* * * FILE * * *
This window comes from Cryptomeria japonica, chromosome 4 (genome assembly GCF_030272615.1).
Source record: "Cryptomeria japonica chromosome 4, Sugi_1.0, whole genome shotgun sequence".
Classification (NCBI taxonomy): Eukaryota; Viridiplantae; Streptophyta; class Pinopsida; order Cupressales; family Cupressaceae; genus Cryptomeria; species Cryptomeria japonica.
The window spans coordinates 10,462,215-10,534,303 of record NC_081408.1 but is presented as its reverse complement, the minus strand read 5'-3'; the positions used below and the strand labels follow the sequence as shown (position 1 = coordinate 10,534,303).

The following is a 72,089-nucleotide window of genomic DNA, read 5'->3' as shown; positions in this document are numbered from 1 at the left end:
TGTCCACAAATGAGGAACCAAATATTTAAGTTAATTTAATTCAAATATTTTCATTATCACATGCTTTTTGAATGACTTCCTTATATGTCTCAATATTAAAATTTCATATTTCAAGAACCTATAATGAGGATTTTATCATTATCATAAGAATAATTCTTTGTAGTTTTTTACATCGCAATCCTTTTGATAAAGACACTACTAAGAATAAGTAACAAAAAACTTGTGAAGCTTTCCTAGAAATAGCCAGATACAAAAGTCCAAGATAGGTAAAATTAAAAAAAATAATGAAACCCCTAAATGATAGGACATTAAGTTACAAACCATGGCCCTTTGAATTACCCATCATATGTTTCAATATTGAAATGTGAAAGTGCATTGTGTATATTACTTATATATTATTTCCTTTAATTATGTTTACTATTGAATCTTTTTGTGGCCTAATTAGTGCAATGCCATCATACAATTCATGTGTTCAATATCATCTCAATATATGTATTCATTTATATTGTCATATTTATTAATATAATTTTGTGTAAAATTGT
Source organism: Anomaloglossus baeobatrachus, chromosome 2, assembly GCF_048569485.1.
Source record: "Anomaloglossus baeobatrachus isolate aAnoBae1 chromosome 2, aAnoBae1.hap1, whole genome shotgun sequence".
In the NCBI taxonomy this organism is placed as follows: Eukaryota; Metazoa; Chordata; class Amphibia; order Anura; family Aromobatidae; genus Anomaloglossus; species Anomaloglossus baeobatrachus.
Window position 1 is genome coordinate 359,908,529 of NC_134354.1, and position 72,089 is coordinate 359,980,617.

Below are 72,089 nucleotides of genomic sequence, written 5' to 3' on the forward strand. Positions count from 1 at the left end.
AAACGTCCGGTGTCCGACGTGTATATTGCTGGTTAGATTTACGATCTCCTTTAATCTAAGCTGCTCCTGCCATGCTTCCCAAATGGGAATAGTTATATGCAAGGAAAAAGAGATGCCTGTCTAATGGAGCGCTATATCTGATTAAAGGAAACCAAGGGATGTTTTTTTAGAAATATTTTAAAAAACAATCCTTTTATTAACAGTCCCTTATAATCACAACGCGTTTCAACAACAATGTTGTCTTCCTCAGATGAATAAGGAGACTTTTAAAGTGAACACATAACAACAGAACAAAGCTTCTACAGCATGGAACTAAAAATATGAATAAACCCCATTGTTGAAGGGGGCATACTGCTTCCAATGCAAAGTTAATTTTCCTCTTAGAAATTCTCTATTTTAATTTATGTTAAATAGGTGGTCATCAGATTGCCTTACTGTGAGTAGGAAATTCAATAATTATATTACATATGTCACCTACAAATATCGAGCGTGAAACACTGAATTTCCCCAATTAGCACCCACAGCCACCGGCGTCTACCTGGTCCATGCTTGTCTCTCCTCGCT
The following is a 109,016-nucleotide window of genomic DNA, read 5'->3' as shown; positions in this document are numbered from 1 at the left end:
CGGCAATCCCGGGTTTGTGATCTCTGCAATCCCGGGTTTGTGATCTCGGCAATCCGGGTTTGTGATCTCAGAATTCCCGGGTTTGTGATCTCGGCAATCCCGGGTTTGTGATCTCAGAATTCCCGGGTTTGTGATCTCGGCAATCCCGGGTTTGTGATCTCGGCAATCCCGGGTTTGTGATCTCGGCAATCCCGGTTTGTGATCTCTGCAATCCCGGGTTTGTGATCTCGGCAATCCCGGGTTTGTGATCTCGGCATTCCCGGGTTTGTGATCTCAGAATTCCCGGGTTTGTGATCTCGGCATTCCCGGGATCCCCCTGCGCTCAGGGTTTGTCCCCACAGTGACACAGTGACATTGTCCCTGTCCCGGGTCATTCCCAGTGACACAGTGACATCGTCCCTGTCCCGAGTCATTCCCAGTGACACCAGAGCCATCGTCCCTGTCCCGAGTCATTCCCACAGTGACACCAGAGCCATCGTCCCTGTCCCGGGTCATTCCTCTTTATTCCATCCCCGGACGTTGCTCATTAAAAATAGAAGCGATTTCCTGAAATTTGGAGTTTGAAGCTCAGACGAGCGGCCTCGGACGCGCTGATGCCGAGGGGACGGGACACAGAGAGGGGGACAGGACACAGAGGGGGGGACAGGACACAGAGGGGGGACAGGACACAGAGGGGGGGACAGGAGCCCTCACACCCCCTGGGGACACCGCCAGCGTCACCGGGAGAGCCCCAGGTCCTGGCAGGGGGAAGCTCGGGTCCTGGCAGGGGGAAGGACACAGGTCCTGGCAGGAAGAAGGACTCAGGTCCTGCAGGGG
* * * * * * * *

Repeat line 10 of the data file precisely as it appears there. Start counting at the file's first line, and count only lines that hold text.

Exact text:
Window position 1 is genome coordinate 359,908,529 of NC_134354.1, and position 72,089 is coordinate 359,980,617.